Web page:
Port Of Miami Sidetracks Bid For Rail Link Stimulus
Written by Risa Polansky on October 1, 2009
By Risa Polansky
When it comes to rail to the Port of Miami, the train isn’t leaving the station just yet.
To allow for more strategizing and perhaps a better chance at landing funding later, officials sidetracked plans to go after federal stimulus aid for a rail project they hope now to develop further.
In August, port and Florida East Coast Railway officials revealed they’d be applying for stimulus funds to restore and upgrade direct freight rail access to the seaport.
They envisioned running trains to an existing rail yard in Hialeah, which would serve as an inland port that would keep many container trucks off downtown streets and offer easy access to West Dade warehouses.
To do it with stimulus funds, they would have had to apply last month.
"We were rushing things a bit because there was free money, so to speak, on the table," said Kevin Lynskey, business initiatives manager for the port.
But during the "intensive two-month exercise" of planning to pursue the grant, it became clear more work remains.
"There are just way too many missing pieces. We absolutely love the idea of getting a much stronger relationship between the port and the rail, and very importantly the [Hialeah] intermodal yard," he said. But "the entire scope of the project is pretty broad and will probably take two full years to work out."
The new plan is to pursue other federal money later, when plans are firmer and fewer are vying for a piece of the pie.
The $1.5 billion Transportation Investment Generating Economic Recovery stimulus program is expected to draw applications totaling $80 billion, Mr. Lynskey said.
Skipping that and going after federal funds later — "we think that’s our best shot."
And more time is crucial, said José Gonzalez, vice president for Flagler, the real estate and planning arm tied to the railway.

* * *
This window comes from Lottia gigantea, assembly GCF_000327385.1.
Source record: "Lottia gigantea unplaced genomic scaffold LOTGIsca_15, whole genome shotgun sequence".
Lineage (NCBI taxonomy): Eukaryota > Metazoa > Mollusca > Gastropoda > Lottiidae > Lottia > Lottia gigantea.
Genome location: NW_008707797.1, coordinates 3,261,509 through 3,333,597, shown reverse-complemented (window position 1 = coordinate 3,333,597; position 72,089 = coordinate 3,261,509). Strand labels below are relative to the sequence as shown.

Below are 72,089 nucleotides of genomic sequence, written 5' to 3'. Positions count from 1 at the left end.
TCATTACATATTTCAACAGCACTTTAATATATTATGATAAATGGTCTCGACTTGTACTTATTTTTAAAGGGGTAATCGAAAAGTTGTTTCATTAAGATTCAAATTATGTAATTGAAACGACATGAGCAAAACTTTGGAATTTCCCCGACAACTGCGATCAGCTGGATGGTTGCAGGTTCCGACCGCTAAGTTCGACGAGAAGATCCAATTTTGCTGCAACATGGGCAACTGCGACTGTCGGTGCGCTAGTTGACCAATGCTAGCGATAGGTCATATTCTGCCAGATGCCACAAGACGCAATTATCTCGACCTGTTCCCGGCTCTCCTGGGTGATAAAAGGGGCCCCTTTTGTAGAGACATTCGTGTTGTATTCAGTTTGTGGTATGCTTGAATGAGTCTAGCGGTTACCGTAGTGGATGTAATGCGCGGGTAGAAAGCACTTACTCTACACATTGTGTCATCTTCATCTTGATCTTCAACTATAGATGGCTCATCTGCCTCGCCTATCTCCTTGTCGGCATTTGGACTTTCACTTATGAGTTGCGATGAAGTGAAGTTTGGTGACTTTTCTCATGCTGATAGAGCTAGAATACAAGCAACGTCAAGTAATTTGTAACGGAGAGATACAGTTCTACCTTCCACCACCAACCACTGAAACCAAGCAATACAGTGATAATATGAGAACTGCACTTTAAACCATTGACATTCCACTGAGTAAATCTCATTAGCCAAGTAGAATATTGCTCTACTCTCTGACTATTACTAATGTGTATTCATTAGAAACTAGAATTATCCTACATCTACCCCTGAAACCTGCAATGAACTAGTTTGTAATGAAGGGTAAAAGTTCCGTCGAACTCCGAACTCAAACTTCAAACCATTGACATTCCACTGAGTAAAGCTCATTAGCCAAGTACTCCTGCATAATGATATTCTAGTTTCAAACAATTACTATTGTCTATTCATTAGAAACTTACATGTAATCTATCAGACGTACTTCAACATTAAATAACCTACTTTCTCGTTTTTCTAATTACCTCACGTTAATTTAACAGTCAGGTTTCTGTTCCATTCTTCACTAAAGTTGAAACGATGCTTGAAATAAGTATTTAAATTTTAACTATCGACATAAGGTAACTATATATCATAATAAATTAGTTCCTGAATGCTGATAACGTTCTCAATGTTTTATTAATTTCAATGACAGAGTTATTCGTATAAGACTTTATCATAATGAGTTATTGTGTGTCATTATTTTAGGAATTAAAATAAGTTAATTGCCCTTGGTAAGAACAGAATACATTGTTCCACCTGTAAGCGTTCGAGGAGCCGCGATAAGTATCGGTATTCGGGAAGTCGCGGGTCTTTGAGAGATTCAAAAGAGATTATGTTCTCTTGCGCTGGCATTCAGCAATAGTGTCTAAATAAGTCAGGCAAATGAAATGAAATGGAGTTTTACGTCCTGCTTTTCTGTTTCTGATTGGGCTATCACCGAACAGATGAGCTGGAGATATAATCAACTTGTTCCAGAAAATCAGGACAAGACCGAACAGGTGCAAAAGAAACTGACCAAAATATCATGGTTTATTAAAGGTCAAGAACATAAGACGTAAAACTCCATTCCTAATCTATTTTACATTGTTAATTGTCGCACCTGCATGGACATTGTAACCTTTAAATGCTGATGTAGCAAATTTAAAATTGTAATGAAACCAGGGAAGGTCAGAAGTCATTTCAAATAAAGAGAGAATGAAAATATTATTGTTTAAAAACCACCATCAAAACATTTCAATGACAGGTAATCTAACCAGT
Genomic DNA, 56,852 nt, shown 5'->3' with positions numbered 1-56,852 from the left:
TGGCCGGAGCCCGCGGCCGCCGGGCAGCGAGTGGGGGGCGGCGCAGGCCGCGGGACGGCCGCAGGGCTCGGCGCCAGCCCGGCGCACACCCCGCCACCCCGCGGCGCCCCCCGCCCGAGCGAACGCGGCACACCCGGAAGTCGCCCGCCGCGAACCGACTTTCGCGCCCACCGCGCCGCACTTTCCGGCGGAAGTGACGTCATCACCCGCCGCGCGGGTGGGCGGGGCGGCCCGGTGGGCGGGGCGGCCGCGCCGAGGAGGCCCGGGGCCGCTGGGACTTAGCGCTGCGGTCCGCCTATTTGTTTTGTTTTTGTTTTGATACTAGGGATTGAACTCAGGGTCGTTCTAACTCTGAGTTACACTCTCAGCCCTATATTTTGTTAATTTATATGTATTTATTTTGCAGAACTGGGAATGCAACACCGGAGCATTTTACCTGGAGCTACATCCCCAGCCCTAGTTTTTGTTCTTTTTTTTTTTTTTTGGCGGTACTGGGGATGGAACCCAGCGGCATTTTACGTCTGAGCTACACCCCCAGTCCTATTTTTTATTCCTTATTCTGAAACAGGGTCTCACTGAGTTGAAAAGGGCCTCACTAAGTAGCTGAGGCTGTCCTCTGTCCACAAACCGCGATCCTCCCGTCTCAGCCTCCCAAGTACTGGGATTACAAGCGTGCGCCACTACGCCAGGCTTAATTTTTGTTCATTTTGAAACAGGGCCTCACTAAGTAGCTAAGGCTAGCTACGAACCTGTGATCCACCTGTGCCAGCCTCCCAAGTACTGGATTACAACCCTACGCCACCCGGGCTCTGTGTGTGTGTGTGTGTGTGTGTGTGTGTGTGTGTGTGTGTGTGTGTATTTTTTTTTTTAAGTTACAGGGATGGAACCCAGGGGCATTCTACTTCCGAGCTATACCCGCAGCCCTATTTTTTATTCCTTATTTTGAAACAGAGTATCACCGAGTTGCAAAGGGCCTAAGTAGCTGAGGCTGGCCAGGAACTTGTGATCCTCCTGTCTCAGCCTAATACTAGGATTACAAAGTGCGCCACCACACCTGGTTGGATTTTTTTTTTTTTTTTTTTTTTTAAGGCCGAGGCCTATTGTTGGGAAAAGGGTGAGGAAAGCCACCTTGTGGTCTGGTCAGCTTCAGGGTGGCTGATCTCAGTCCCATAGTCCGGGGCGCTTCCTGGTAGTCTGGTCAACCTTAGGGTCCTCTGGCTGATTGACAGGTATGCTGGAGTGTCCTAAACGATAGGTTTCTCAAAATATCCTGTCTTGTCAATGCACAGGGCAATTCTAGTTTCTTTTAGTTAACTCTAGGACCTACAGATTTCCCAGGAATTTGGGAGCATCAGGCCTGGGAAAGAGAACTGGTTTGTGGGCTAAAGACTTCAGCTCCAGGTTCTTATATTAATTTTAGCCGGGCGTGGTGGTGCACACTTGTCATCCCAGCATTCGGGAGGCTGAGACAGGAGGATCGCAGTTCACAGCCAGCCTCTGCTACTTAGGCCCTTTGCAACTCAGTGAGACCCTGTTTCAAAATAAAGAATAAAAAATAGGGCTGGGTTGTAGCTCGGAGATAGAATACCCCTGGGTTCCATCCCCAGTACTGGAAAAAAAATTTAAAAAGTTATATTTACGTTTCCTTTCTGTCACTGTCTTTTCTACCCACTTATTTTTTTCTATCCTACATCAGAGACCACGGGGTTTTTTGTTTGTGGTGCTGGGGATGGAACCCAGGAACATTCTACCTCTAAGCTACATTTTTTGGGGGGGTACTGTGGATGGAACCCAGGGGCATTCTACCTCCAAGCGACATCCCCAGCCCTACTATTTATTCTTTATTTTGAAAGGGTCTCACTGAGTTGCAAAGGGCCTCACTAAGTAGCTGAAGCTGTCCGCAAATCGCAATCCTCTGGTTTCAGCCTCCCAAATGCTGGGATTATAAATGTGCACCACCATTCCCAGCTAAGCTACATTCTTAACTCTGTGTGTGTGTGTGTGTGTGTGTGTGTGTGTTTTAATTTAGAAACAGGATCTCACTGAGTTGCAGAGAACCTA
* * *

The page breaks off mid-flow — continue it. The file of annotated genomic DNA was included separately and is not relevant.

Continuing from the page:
"We need to plan things out and do it right."
An upgraded rail connection between the seaport and the Flagler-owned Hialeah yard is a "small piece of a bigger picture," Mr. Lynskey said.
An expanded Panama Canal is to open in 2014, making way for some of the world’s largest cargo ships.
By then, port officials hope to boast a newly-dredged deep channel to accommodate the vessels and allow more cargo to flow through Miami.
When it gets here, the containers could be headed for West Dade, or Central Florida — or further north to destinations like Atlanta.
"That Atlanta piece at a minimum is going to desire rail," Mr. Lynskey said.
The vision, said Flagler’s Mr. Gonzalez, is "about creating some sort of public private partnership, if you will, in anticipation of the Panama Canal widening… The intermodal facility is really the opportunity that we all see in the future of dealing with the growth in volume of these containers."
It’s too early to say what needs to be done and how it would work, he said.
But it all comes down to 2014. "That’s our end date."
Digging twin tunnels to the Port of Miami is on a similar timeline, though the project is in limbo. The state this week pushed back its Oct. 1 financing deadline to Oct. 8 to allow the City of Miami to finalize a crucial $50 million letter of credit.